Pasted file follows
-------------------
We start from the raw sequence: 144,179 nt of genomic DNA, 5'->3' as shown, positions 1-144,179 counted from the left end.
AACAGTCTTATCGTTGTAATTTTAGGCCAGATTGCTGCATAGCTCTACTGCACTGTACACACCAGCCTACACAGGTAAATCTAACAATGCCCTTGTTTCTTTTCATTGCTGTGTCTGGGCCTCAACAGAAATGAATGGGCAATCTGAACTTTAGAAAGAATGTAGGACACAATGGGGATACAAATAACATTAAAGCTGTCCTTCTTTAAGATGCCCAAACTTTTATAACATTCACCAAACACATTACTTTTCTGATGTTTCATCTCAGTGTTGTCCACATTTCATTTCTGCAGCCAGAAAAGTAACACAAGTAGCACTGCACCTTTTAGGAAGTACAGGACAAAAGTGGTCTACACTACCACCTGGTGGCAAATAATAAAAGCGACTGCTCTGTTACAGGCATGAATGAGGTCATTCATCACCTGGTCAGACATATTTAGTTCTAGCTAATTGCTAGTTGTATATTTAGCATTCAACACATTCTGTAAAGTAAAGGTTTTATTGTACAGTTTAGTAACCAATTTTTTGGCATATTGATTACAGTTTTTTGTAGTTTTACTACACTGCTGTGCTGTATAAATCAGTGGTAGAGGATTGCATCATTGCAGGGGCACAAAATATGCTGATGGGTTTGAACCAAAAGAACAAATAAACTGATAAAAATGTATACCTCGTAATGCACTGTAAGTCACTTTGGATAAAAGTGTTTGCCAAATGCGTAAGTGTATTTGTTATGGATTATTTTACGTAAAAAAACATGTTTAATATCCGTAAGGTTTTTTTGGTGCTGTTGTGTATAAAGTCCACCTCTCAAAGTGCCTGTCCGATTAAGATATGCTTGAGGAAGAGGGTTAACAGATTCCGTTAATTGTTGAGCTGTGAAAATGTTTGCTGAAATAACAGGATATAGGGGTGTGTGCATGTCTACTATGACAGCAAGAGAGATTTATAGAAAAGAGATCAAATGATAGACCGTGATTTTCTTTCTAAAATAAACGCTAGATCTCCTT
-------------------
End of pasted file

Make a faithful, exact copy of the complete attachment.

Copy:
We start from the raw sequence: 144,179 nt of genomic DNA, 5'->3' as shown, positions 1-144,179 counted from the left end.
AACAGTCTTATCGTTGTAATTTTAGGCCAGATTGCTGCATAGCTCTACTGCACTGTACACACCAGCCTACACAGGTAAATCTAACAATGCCCTTGTTTCTTTTCATTGCTGTGTCTGGGCCTCAACAGAAATGAATGGGCAATCTGAACTTTAGAAAGAATGTAGGACACAATGGGGATACAAATAACATTAAAGCTGTCCTTCTTTAAGATGCCCAAACTTTTATAACATTCACCAAACACATTACTTTTCTGATGTTTCATCTCAGTGTTGTCCACATTTCATTTCTGCAGCCAGAAAAGTAACACAAGTAGCACTGCACCTTTTAGGAAGTACAGGACAAAAGTGGTCTACACTACCACCTGGTGGCAAATAATAAAAGCGACTGCTCTGTTACAGGCATGAATGAGGTCATTCATCACCTGGTCAGACATATTTAGTTCTAGCTAATTGCTAGTTGTATATTTAGCATTCAACACATTCTGTAAAGTAAAGGTTTTATTGTACAGTTTAGTAACCAATTTTTTGGCATATTGATTACAGTTTTTTGTAGTTTTACTACACTGCTGTGCTGTATAAATCAGTGGTAGAGGATTGCATCATTGCAGGGGCACAAAATATGCTGATGGGTTTGAACCAAAAGAACAAATAAACTGATAAAAATGTATACCTCGTAATGCACTGTAAGTCACTTTGGATAAAAGTGTTTGCCAAATGCGTAAGTGTATTTGTTATGGATTATTTTACGTAAAAAAACATGTTTAATATCCGTAAGGTTTTTTTGGTGCTGTTGTGTATAAAGTCCACCTCTCAAAGTGCCTGTCCGATTAAGATATGCTTGAGGAAGAGGGTTAACAGATTCCGTTAATTGTTGAGCTGTGAAAATGTTTGCTGAAATAACAGGATATAGGGGTGTGTGCATGTCTACTATGACAGCAAGAGAGATTTATAGAAAAGAGATCAAATGATAGACCGTGATTTTCTTTCTAAAATAAACGCTAGATCTCCTT